I woke up to see that it had rained overnight, and that it was still raining. Setting out towards Haravilliers, I wrapped up my clothes in my space blanket, and put my phone in the Ziploc bag that I had requested of my host a few days before, an empty cigarette filter bag with printed images which make it rather difficult to see what is going on with my phone. Almost everyone I have met here smokes, by the way. After a few minutes, I found a gas station where I went in and asked if there was a cheap disposable Poncho I could buy. No dice. I then asked if there was a large trash bag that I could have. The attendant gestured a look-about and said no. Knowing that he definitely had a trash bag, I decided to deal with him. I put a king size Snickers on the counter (here a 2 pack of small bars). No response. I put a second king size Snickers on the counter. No words were spoken, but before I could pay, he went in the back and came back with a large black trash bag. I cut an appropriately sized hole for my head this time.
As I was walking out of town, some people pulled over to ask me for directions. Why anyone would ask someone wearing a trash bag for directions, I am not really sure, but this homeless guy happened to have GPS and had turn by turn directions for them in no time.
The majority of the way was on along the side of a busy road with no shoulder, and I frequently had to step off the road to let a Semi roar by. I run/walk facing traffic, so this is never really a problem, except for when trucks decide to pass a car on a two lane road from behind, and they fly inches away from me in the lane of oncoming traffic.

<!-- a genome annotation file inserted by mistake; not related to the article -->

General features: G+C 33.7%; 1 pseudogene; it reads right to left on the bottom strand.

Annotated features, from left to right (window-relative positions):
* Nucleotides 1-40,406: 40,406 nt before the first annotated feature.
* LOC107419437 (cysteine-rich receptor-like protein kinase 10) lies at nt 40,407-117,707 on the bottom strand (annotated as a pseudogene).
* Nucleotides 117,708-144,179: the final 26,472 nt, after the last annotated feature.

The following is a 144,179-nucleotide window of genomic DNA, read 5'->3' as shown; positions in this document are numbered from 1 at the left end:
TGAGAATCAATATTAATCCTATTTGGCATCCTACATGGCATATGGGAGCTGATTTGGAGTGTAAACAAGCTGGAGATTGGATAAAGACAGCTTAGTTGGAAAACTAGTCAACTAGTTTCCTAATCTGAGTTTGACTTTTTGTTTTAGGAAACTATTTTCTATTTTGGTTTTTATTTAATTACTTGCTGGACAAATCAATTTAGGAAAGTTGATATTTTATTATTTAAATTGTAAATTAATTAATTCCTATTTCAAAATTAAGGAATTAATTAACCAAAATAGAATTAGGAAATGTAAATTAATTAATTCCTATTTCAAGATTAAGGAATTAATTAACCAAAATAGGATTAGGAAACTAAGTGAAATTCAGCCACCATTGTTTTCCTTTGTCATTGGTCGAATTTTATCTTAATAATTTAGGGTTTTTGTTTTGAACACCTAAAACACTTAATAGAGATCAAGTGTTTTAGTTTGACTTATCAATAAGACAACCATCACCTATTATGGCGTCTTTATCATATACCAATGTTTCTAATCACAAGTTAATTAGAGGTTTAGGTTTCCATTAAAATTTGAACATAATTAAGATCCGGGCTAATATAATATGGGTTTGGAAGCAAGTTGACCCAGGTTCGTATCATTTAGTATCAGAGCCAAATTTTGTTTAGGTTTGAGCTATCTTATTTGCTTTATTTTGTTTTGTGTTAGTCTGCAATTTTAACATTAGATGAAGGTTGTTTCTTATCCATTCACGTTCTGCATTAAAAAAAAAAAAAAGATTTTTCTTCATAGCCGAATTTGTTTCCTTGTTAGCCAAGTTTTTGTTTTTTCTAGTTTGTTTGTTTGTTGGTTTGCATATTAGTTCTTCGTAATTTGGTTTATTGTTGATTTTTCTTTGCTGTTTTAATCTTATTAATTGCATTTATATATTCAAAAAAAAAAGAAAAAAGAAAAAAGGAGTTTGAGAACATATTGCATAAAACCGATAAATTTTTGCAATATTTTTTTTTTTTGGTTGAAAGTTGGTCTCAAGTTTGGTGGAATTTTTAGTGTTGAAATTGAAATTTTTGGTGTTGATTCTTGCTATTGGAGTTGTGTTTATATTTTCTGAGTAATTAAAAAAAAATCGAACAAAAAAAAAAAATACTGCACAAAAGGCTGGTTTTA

Also, for the first time I found myself in the middle of nowhere needing to find a bathroom, and when I finally came upon a town, I was very happy to see an open "Tabac"/bar, where I asked for the toilet. When I opened the door to the bathroom, I was rather surprised to see a squatting toilet. I actually didn't realize that they were used in Europe, but having seen them several times before in Thailand, I knew what to do. Didn't make it any less awkward. To make my toilet experience even more magical, the bathroom was decorated with a framed jigsaw puzzle of a crying baby touching a dolphin. I left having seen a completely new, magnificent side of France.
About 5 km before where Haravilliers was on the map, I stopped in a larger town and started working on the meandering about/hoping-something-falls-in-my-lap technique. Nothing. I went and got a piece of pizza from a boulangerie. Nothing. I stopped in a pub full of old men. Nothing. I made a few laps around town. Nothing. I sat in a park. Nothing. And so on. Around 6, I decided that this town had little to offer in terms of things falling in my lap, so I continued on to Haravilliers, knowing that if I ended up sleeping outside, I would be a little bit closer to Poissy in the morning. Haravilliers happens to be incredibly small. Definitely the smallest town I have stopped in yet. I wandered about until I saw a person: a young mother checking the mail. I told her my story, and that all I needed was a roof over my head for the night. She offered me the attic in the garage, and the weight in my stomach was lifted. Soon after, I was inside an awesome renovated grange, drinking a glass of water and speaking (hey, in English!) with Stephanie and her husband Ludo about my trip. They soon realized that I wasn't a "serial killer," and invited me to stay inside and have dinner with them. Once again, I found myself engaged in conversation with some incredibly hospitable people. We were all baffled by the fortune I have had thus far.
16 June 2009